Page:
NEW YORK (Reuters) - The dollar on Wednesday dropped to a one-week low against the yen and declined for a second straight session versus the euro, amid worries about global growth following data released a day earlier showing a sharp decline in U.S. manufacturing activity.
The greenback tracked falls in U.S. equities and Treasury yields.
Wednesday’s U.S. payrolls report on the private sector showed a lower-than-expected figure for September, although some market participants were relieved the data was not as bad as many initially feared, especially in the wake of the poor U.S. manufacturing numbers.
Data from the U.S. payrolls processor ADP showed the U.S. private sector jobs added 135,000 jobs last month, lower than the 140,000 forecast, suggesting trade tensions, which have pressured manufacturing, could be spilling over to the labour market.
The dollar initially trimmed losses against the yen and euro after the U.S. jobs data but further weakened as the trading day went on.
“The market is overly sensitive to data misses,” said Alfonso Esparza, senior market analyst, at FX broker OANDA in Toronto.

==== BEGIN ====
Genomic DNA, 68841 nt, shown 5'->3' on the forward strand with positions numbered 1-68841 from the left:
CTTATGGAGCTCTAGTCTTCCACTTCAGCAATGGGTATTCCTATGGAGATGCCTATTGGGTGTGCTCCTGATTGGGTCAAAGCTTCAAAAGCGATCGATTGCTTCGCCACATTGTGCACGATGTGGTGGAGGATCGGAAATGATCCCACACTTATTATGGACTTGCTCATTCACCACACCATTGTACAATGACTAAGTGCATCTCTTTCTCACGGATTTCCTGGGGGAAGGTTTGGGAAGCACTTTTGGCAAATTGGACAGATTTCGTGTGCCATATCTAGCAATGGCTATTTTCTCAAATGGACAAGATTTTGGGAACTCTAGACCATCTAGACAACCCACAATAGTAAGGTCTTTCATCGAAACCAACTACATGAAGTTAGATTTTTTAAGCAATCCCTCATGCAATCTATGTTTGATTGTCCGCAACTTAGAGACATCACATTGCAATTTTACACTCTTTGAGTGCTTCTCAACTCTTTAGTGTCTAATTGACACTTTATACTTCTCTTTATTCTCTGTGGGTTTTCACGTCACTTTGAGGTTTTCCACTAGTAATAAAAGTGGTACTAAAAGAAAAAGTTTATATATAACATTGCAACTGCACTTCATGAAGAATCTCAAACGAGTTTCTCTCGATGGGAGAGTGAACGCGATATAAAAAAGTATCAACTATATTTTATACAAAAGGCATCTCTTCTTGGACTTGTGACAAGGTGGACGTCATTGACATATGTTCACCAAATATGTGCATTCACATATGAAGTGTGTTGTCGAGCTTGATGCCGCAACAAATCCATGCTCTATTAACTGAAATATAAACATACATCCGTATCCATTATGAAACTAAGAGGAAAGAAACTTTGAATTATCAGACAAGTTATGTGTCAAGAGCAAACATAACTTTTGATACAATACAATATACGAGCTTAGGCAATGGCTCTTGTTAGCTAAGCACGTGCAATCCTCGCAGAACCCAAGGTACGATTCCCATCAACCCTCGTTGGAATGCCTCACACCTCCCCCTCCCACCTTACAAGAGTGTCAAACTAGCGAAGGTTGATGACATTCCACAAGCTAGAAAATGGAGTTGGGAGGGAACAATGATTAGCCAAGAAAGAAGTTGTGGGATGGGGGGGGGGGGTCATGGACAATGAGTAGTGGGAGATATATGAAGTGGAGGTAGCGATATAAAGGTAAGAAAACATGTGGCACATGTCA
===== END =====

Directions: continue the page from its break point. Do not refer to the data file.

“Employment has been one of the strongest pillars of the U.S. economic recovery and it has held out well against the backdrop of the U.S.-China trade war. But we might see jobs wobble a little bit given that we’re starting to see weakness in manufacturing in the United States much like in Europe, Japan, China.”
Esparza said there is a lot of concern about what Friday’s U.S. non-farm payrolls report will look like, though the numbers should still be solid despite the manufacturing misstep.
U.S. manufacturing contracted at the fastest pace in more than a decade in September, data showed on Tuesday, making the United States the latest country to suffer a manufacturing downturn amid the trade war between Washington and Beijing.
Many analysts say, however, the dollar’s higher yield and the relative strength of the U.S. economy should make this setback temporary.
In afternoon trading, the dollar fell 0.6% against the yen to 107.39 yen, reflecting investor demand for safer assets. The U.S. currency earlier fell to a one-week low of 107.06 yen.
The euro rose 0.3% against the dollar to $1.0959, above Tuesday’s two-year low of $1.0877.
The dollar index, which measures the greenback’s value against a basket of other currencies, was down 0.1% at 99.014 after reaching 99.667 on Tuesday, a 29-month peak hit just before the manufacturing data was released.
Elsewhere, the Australian dollar was flat at US$0.6700 AUD=D3, after trading mostly lower. The Aussie dollar earlier fell to a 10-year low after the Reserve Bank of Australia cut rates to a record low the day before.
The pound was also little changed against the dollar at $1.2305 as the greenback’s losses extended. Sterling’s outlook, however, remained uncertain amid doubts over whether Prime Minister Boris Johnson’s final Brexit offer to the European Union would be well-received by Brussels.
Reporting by Gertrude Chavez-Dreyfuss; Editing by Bernadette Baum and Steve Orlofsky